History to music in Linlithgow

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In the present day climate of high salaries and bonuses for some, an annual remuneration of £60 for a professional organist to play for services in St. Michael’s Parish Church, train the choir and teach music to the Sunday school scholars reads like a pittance. Even more of a pittance was the annual fee of £15 paid to John Harvey, a shoemaker, for his part- time work as organ blower, plus supervising the lighting and heating of the church!

These were only two of many interesting facts in The Story of Music in St. Michael’s presented by the current organist and Director of Music, Andrew Sutherland, last Sunday afternoon.

Arranged in conjunction with the Society of Friends of St. Michael’s, which exists to enhance and preserve the church for future generations, the event attracted a large audience. These days there can’t be many kirks in the Church of Scotland able to provide a choir with the capacity to offer the wide range of material which Mr. Sutherland’s’ programme required. Despite a shortage of regular members of the male sections of the choir because of illness and holidays, the choir gave an excellent account of itself in a wide selection of music, from Plainchant, which would have been sung by monks in the long service of consecration of the church in May 1242, to a brand new anthem “If you love me keep my commandments”, composed by Mr. Sutherland himself for the Communion service on 29 April, which had its premiere.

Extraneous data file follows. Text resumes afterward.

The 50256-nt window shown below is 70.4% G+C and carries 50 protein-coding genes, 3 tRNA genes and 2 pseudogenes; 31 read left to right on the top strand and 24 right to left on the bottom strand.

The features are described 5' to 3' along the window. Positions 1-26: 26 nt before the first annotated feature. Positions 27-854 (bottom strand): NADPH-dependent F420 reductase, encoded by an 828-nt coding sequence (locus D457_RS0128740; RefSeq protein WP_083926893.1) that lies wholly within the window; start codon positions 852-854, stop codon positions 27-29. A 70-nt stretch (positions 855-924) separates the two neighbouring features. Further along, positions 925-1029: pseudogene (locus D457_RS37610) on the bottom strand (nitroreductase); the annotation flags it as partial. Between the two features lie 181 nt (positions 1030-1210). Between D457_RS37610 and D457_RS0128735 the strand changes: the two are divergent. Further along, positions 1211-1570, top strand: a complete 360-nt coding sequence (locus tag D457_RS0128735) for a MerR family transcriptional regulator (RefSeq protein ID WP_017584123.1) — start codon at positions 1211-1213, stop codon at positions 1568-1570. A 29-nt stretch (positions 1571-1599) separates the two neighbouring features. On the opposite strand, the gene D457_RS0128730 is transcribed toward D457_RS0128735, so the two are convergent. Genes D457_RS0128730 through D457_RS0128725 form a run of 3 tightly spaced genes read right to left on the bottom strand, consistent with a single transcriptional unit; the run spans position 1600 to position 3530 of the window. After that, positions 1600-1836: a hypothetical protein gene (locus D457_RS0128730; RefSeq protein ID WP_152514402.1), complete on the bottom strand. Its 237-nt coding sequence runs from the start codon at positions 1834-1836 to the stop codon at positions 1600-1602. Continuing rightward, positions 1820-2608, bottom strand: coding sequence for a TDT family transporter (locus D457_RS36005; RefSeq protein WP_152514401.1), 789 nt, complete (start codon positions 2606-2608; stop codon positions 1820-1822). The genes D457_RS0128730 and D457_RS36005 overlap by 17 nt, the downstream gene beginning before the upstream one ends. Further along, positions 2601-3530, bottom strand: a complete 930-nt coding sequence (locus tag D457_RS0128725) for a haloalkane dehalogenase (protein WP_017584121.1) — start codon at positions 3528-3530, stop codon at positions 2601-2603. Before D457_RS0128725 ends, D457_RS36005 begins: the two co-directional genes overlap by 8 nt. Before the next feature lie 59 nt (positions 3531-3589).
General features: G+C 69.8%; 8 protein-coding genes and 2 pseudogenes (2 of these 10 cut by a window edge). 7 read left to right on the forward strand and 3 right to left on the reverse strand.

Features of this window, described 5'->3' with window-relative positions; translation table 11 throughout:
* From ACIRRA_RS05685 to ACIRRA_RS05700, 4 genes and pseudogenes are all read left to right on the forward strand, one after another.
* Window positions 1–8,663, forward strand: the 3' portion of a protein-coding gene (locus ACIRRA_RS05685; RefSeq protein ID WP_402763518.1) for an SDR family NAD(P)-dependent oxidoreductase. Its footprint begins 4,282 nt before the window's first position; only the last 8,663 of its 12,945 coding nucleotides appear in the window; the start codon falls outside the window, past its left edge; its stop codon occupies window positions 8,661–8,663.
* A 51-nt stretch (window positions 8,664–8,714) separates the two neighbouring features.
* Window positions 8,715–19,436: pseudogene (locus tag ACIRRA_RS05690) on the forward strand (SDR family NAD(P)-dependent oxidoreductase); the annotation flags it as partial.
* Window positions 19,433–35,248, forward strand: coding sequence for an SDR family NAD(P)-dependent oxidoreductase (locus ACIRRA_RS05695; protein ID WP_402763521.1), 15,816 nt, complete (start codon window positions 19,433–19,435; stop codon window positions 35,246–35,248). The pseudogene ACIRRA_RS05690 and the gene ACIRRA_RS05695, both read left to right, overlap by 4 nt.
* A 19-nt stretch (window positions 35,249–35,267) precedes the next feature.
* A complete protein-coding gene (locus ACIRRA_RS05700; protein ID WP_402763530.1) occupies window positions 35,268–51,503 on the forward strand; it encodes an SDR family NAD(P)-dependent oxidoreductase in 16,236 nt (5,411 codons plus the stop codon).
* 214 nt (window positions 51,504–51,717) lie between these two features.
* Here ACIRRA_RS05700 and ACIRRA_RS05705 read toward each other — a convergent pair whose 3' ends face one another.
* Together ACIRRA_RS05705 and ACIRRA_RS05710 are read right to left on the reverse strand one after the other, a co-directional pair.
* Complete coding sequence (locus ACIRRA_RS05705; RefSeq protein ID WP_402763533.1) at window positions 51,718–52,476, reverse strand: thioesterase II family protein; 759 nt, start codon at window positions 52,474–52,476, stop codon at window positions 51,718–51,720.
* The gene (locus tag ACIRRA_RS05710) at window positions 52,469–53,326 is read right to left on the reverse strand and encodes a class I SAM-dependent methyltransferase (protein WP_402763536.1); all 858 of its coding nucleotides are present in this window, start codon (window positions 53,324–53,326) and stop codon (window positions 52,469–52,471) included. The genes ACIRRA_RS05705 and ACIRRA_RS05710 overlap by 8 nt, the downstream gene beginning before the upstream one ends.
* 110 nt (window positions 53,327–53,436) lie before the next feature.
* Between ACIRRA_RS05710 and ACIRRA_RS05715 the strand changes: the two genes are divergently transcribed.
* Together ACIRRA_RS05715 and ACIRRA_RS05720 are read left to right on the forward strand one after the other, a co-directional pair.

Between these two landmarks, the programme covered some of the music from Reformation times – the Psalms to different styles of accompaniment ; the period of changes in the interior of the church when balconies and inner walls abounded and metrical psalms were being sung; the introduction of the first organ in the church in 1878, following a congregational vote on whether or not instrumental music should be allowed (759 voting ‘for’ 42 ‘against’ and 37 ‘neutral’ !) when the inaugural recital included Handel’s thrilling “Angels ever bright and fair, sung on this occasion by professional soprano Sarah Gillan, wife of the current minister of St. Michael’s, and the organ solo, “O sanctissima”, probably included in the programme because it illustrated what the new instrument could produce.

By 1894 St. Michael’s had gone through 7 organists and had moved on to a further renovation of the interior of the church which involved removing the balconies and the dividing wall on which the organ was placed. A harmonium provided the music during this period and the organist’s salary was reduced to £40! On 13 March 1896 the rebuilt organ was inaugurated with a performance of Handel’s “Messiah” and so the final part of Sunday’s programme included a solo and choral items from that work.

To record the installation of the current instrument, a refurbished Willis organ originally built for Queen Ethelburga’s School in Harrogate in 1912, and its inaugural recital on 3 March 2002, the event concluded with organ solos by Mozart and Widor from that programme and the new anthem.

St. Michael’s can be very proud of its current organist’s versatlity in not only being able to train a choir, play the instrument, compose music for both singers and organ, but also undertake the considerable amount of research which the event required and present the material in an interesting and lively way – an old organ pipe from one of the former instruments was blown by way of illustration at one point! – and the vote of thanks by Mr. Derek Henderson of the Council of the Friends reflected this.